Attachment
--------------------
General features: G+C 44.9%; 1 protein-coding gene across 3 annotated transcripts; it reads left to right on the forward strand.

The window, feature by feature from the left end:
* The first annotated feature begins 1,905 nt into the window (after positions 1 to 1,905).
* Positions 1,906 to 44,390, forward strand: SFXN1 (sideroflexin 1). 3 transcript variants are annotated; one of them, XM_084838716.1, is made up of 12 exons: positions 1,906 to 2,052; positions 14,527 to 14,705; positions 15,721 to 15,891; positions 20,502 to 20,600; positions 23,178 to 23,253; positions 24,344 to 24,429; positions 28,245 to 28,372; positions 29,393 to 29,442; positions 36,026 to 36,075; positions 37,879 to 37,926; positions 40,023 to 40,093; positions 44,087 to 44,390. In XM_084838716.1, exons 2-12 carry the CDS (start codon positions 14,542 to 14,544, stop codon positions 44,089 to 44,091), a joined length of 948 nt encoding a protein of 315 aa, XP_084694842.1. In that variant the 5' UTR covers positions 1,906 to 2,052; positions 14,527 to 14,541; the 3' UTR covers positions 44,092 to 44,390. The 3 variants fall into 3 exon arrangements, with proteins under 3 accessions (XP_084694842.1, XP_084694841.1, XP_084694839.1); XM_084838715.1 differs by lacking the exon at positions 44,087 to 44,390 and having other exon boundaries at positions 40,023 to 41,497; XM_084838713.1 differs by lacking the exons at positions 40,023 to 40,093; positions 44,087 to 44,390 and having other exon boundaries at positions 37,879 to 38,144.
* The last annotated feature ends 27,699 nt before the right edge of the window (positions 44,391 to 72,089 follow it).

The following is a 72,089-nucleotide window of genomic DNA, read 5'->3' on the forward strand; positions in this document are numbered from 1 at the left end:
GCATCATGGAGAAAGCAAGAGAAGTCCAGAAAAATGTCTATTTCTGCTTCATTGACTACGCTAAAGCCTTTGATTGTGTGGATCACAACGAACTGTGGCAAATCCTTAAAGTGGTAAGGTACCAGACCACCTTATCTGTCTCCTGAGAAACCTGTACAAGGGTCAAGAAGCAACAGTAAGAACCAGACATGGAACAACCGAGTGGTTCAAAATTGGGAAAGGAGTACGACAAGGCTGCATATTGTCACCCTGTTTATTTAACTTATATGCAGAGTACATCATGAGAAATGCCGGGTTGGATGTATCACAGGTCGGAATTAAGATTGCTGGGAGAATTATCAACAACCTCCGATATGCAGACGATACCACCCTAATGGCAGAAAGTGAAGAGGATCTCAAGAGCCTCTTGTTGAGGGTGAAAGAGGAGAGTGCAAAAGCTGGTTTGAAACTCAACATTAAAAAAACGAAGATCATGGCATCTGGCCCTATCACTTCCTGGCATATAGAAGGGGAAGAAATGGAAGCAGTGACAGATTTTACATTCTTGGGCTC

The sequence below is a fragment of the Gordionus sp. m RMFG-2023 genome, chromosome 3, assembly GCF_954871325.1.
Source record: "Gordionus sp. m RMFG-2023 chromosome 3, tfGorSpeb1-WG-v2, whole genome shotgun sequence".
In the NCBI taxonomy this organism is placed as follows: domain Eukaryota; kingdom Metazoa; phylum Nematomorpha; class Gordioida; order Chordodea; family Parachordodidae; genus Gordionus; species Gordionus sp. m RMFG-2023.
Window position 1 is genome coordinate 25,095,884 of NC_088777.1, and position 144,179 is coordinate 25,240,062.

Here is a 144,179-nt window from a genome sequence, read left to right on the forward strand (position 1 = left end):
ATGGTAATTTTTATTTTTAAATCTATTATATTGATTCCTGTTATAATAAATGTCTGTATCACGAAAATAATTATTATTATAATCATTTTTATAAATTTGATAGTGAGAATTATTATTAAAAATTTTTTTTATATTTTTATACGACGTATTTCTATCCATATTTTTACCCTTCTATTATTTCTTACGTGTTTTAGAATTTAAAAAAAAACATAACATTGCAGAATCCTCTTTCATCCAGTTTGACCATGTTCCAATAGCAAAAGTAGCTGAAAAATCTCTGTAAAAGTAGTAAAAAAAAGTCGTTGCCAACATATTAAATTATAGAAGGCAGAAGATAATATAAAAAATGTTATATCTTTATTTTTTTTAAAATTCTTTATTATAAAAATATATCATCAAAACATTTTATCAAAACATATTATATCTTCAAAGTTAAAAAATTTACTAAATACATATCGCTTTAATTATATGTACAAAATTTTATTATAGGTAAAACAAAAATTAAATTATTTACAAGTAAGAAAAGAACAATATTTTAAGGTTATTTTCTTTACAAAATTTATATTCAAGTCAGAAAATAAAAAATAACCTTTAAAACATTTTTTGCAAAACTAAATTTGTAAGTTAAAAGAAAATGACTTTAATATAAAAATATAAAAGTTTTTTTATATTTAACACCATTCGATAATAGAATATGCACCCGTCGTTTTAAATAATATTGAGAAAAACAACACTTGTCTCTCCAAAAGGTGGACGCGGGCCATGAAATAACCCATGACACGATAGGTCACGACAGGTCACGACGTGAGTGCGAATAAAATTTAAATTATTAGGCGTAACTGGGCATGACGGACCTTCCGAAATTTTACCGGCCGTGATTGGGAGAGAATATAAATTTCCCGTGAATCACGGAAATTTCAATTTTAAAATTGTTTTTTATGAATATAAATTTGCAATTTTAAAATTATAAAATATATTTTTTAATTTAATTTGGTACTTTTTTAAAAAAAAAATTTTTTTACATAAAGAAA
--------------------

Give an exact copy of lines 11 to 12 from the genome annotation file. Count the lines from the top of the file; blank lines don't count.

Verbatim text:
Window position 1 is genome coordinate 25,095,884 of NC_088777.1, and position 144,179 is coordinate 25,240,062.

Here is a 144,179-nt window from a genome sequence, read left to right on the forward strand (position 1 = left end):